When we look at forecasting business expenses, we always get asked “When is the right time to start paying myself as a business owner? And, how much should I pay myself?”
In theory as a business owner, you have the freedom to determine how and when you get paid. While that sounds great, it ends up being a challenging decision to make. Many business owners don’t pay themselves enough or at all because they feel it’s selfish to draw from the business, rather than reinvesting in it. By doing that, you don’t see the full cost of running the business. Also, you have the reality of needing to eat and pay your household expenses.
While you may have a job, side gig, or savings to cover those expenses while you’re starting up, there may come a point where your secondary source of income may run out or you need to quit your job or other gigs to focus full-time on the growth of your business. The earlier you start looking at when and how you can pay yourself, the better prepared you will be to make that transition.
So this week, we’re sharing some tips for thinking about what to pay yourself as a business owner.
Determine What You Need
First, figure out what you need to support your household expenses. Use historical information to help you calculate this number. Start by downloading your monthly bank and credit card statements for the last year. Then begin to categorize and track your expenses in a spreadsheet or other financial software, such as Mint or Quicken. Look for any ways that you might be able to reduce your expenses without sacrificing your wellbeing. The sum of all those expenses is the amount you need to live on. This is the baseline of what you will need to pay yourself out of the business.
Find Out Market Rates
The amount you need to live on is probably only a fraction of what you should get paid as a business owner. If you were going to be employed by another organization to do a similar job, they would likely pay you a market rate salary. Do some research on the average salaries for people in your industry, geography, and with your experience. You can find information on market rate salaries for similar positions in your area on Glassdoor and Salary.com. You might even be able to find out what other business owners in your industry and area are paying themselves through research done by an industry trade association or your local chamber of commerce.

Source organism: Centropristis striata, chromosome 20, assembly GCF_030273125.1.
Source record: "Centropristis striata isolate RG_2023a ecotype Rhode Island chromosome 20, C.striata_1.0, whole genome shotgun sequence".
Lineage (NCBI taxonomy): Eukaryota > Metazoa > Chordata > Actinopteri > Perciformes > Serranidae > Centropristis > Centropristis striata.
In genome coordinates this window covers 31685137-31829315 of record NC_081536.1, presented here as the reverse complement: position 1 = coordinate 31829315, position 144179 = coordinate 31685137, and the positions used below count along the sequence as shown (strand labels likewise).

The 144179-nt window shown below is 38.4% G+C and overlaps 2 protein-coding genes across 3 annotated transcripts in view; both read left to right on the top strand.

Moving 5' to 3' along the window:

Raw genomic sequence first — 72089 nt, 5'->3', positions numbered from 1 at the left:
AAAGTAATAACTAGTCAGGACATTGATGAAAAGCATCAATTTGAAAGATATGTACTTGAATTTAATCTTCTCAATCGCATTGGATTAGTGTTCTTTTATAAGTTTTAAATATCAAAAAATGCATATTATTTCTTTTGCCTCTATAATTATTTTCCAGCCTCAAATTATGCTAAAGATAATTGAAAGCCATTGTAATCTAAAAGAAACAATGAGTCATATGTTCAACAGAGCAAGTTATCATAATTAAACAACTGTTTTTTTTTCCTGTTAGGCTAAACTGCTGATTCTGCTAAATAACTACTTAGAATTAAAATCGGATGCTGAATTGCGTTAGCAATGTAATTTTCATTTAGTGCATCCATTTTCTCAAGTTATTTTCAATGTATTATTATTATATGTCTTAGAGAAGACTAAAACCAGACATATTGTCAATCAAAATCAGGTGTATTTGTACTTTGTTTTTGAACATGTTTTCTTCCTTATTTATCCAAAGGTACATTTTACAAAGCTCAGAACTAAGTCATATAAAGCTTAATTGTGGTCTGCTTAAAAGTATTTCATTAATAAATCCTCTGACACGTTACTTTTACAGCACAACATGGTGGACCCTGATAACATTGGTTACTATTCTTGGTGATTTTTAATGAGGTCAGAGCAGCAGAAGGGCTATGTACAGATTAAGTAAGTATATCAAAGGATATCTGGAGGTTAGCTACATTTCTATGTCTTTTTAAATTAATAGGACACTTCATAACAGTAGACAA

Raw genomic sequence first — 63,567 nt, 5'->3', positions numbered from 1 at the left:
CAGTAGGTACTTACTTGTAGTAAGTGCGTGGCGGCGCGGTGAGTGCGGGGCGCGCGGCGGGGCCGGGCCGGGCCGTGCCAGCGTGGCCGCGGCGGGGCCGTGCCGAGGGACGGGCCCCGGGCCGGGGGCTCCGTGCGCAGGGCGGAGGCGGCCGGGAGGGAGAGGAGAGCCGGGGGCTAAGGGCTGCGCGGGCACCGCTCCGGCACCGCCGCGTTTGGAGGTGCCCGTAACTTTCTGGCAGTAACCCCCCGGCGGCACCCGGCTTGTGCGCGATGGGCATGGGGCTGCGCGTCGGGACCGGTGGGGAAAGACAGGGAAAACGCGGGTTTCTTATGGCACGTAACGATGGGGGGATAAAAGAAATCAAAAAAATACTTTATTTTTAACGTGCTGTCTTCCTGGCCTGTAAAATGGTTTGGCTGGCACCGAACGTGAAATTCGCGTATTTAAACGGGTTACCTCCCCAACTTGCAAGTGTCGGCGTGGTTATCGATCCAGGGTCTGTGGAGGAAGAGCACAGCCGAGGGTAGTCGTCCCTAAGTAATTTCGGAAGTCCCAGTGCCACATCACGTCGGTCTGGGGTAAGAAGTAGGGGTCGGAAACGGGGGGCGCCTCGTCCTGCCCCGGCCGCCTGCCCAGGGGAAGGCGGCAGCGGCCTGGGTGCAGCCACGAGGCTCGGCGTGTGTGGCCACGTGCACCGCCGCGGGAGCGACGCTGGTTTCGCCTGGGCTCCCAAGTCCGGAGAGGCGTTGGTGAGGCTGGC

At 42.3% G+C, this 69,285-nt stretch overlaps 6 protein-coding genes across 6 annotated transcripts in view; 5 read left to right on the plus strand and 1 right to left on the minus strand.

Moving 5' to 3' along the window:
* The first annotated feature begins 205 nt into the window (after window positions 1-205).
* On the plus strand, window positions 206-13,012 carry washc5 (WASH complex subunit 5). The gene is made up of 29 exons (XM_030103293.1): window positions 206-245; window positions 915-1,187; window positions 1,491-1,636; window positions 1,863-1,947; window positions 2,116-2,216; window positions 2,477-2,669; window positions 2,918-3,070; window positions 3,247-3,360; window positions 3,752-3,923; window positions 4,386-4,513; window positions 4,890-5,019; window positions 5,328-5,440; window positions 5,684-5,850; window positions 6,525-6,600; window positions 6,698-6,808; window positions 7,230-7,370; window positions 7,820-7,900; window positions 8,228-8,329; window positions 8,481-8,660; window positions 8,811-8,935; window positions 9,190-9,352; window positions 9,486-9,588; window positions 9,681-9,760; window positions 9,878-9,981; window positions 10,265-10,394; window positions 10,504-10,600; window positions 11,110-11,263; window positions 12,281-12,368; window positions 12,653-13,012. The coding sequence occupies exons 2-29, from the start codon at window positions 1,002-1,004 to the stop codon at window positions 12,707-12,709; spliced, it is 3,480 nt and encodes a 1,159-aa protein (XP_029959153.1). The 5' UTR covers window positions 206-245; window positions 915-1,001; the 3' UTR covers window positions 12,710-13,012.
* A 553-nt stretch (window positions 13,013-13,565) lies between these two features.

Create a Plan
Your business plan is your roadmap for where you will take your business. It should describe in detail your assumptions for your products and services, your potential customers, how you will reach those customers, how you will generate sales from those customers, and the operational infrastructure you need to keep the business running. Translate your plan into numbers with a financial forecast for your business. Identify the operating costs associated with implementing your plan over this period and determine how this spending will grow income over the same period.
Look at Profit & Cash Flow
The difference between your business’ income and expenses is the profit it generates each period. As a business owner, you want to pay yourself out of the profits of the business. But, profit isn’t the only number you need to look at. You also need to make sure you have enough cash flow to pay yourself. You might find that you have enough profit at the end of the period but have some big expenses early in the next period. If you drew from the profits, you might have to put that money back in early in the next period to cover those payments. So, it’s important for you to project your business’ cash flow in addition to its profits.
Consider Legal and Tax Structure
As you start operating your business, you may set up a legal structure, such as a limited liability company or corporation, or you may remain unincorporated as a sole proprietor. How much you can pay yourself and when might be restricted by the legal structure you have chosen. Also, each legal structure has different tax considerations that will affect how much you end up receiving when you are paid by your business. For example, as a sole proprietor you have no restrictions on when and how much you pay yourself, but you are subject to self-employment taxes on the income of the business. Another example is if you have a corporation, it may be more tax advantageous for you to take a salary because it reduces the company’s profit and subsequent tax bill. Because legal structures and their tax treatment vary, you should consult a lawyer and tax accountant to better understand your situation.
Build Your Pay into Your Plan
Now that you know how much you need to get by and what market rate compensation for your industry is, and have factored in any tax considerations, you can start to build your pay into your plan. Look at the projected cash flow of the business to see when there is enough cash flow to begin paying yourself, even a small amount regularly, without hurting the growth of the business. Then, allow yourself raises as your business grows and there is enough cash flow in order to first meet your personal needs, and then work up to a market rate.